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Thursday, December 16, 2010


Another Bing Crosby Collection




I'd assume someone at Universal's Home Video division likes Bing Crosby for numerous pics of his they've released on DVD. Will he sell? Again, you'd have to figure yes, unless U's impulse to pay tribute supersedes fiscal judgment. A latest batch contains six --- five of which are new to disc. Beyond value of covering Crosby's progress from near start in films toward a late forties' peak, these are valued guides to Paramount's evolvement as well, Bing having been there exclusively (save a few outside) for almost a century's quarter. To start from College Humor and finish with Welcome, Stranger (I went backwards) is fun for seeing Crosby learn on his job, and observing how Paramount tweaked the formula as they went. Do you suppose Elvis handlers consulted old Crosby vehicles when time came to launch Presley in films? There are surely things in common. Both traded in song, girls, and dumb comedy, with Bing at beginnings only slightly better served. To get bearings took time. Variety spotted Crosby's "pale face makeup" in College Humor and hoped Paramount would give him a new paint job next time out. A BC complication lay in fact he was past boyish from the go, thus casting as a student among college humorists was out. Jack Oakie was the same age, and Dick Arlen older by three years, yet both essayed pupils to Bing's crooning professor. Did Crosby project an old soul from beginnings on?







Crosby's romance was in his voice. Otherwise, he was a wee tubby with thinning hair and bat ears, good things in a long run that separated him from dullish leading men who'd not have known how to manufacture good will from offbeat physicality. Bing wasn't long joking about much of this (partner Bob Hope certainly would), and part of Crosby's charm was his knowing we knew how unfitted he was to standard girl-boy issue. For a while though, attempts were made, awkwardly so for occasions before the singer/neophyte actor understood fully where strengths lay. Quarrel scenes with romantic counterparts sometimes found Crosby a little too quarrelsome --- unflappable Bing to come would never have administered caveman stuff as he does with Carole Lombard in We're Not Dressing and Joan Bennett in Mississippi. It unnerves me to see him fly mad, almost like here's the guy after camera lights go down and it's not pretty. The always easy-going Crosby that evolved may have been guard against darker temperament beneath. Come to think of it, Elvis had similar danger when riled, one reason he was particularly good with fight scenes. Early Crosby surprises for how often he slugged things out in otherwise benign vehicles. Donnybrooks during Mississippi and Sing You Sinners would give Bob Steele and Ken Maynard cause for pause.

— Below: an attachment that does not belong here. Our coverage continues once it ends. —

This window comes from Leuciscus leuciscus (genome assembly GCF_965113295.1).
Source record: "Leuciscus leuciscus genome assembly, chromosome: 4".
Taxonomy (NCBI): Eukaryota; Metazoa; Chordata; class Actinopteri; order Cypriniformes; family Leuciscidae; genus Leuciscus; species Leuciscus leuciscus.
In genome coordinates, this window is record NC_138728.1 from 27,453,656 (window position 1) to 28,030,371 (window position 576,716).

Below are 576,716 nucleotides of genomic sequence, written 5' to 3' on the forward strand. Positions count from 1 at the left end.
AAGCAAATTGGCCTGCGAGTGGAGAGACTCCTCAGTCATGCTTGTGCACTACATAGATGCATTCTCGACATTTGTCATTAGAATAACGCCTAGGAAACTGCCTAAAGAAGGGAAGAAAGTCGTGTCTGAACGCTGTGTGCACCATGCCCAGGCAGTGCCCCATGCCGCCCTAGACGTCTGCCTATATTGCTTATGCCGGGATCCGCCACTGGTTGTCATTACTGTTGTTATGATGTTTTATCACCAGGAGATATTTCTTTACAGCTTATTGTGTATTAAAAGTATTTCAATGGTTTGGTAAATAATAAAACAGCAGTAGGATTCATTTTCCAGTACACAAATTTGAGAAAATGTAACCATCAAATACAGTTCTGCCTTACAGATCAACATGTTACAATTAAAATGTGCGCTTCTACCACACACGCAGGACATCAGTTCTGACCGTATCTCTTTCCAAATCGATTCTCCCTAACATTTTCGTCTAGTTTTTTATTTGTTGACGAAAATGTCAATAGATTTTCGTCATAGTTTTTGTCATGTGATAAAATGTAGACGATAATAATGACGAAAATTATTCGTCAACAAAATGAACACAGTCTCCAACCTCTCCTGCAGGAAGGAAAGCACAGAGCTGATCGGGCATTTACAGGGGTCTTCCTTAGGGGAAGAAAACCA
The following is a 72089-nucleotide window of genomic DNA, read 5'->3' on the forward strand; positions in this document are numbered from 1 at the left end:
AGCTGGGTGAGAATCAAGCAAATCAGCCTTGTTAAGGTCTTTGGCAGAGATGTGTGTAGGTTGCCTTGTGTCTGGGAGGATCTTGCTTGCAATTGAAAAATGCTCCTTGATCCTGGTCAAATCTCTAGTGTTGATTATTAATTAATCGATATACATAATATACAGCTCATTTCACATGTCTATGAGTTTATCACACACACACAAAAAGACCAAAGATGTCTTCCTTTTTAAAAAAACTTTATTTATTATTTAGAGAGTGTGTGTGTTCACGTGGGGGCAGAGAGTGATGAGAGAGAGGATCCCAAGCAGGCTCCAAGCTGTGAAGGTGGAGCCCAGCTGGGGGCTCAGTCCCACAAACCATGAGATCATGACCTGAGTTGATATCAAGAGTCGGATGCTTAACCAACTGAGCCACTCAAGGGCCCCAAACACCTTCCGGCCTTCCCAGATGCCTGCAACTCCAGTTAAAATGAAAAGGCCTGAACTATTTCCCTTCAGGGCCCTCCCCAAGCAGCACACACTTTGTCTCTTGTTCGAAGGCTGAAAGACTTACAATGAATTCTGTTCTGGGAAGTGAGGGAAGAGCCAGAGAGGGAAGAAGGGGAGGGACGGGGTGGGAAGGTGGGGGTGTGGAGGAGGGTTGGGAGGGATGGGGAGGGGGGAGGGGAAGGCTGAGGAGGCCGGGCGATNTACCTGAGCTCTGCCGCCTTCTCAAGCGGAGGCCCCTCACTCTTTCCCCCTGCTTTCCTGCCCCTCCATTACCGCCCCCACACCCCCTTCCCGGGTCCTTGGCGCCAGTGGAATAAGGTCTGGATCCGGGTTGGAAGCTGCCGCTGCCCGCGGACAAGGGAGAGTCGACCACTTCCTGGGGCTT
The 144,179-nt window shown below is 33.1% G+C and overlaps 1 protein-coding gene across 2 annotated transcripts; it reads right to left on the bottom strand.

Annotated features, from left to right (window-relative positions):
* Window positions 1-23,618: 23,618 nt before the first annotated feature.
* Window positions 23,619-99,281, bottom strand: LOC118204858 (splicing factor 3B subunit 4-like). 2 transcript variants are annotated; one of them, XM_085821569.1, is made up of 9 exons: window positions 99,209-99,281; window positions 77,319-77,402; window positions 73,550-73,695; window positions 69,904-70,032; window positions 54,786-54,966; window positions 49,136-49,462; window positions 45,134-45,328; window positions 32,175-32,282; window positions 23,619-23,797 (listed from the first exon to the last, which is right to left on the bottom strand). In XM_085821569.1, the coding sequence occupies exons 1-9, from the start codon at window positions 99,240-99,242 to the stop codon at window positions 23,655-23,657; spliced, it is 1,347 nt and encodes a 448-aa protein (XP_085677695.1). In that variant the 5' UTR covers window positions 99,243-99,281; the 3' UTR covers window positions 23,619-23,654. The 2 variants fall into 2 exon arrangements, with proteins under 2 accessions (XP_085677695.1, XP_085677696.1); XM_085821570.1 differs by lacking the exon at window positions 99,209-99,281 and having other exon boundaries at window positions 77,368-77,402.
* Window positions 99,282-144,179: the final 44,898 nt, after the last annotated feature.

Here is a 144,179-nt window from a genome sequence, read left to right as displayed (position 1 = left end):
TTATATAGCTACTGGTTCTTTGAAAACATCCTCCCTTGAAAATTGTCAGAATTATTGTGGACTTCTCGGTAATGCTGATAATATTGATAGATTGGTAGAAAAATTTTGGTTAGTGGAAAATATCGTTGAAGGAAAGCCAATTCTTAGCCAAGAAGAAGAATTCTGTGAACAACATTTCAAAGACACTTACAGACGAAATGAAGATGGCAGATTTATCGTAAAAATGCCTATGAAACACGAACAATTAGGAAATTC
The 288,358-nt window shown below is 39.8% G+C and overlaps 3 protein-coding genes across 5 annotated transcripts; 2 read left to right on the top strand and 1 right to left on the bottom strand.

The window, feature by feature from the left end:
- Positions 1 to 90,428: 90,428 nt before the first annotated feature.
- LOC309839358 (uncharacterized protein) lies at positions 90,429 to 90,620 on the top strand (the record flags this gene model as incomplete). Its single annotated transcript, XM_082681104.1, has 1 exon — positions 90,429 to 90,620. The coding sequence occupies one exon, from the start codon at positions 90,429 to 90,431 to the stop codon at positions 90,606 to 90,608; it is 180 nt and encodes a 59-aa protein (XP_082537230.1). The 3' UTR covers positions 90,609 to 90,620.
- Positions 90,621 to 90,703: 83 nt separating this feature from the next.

College must have seemed an unattainable paradise in 1933, based on what a depression public saw in theatres. Football games, petting parties, co-eds in scanties leaning out dorm windows ... how many in real life experienced that? (under ten percent of high school graduates were then going on to higher education). Attendance was exclusive to a privileged class, like idle rich stirring cocktails in screwball comedies, only this was youth on what appeared a four year spree. College settings were exotic as Arabian nights so long as few knew the real thing ... it would take a post-war GI Bill widening enrollments to demystify this sub-genre. You get impression watching College Humor that its writers never got within whiffing distance of ivy walls, having instead boned up on earlier pep rallies like Good News and The Plastic Age. Professor Bing violates twenty-first century edict by romancing a student, indulgence that today would land him in disgrace, if not jail. Fraternity hazing as administered by brutish Joe Sawyer upon likeable Jack Oakie was a scene disturbing enough for me to forward past. George Burns and Gracie Allen are in for less time than we'd like, only five or so minutes I wish had been expanded. Maybe it was originally, for all of College Humor looks jerry-built and obviously hacked from at least a reel longer (... cut to a series of disconnected ribbons, said Variety). Publicity stills like ones above suggest content saucier than what College Humor delivers. Did anticipation of censorship's rising tide cause Paramount to pull in horns?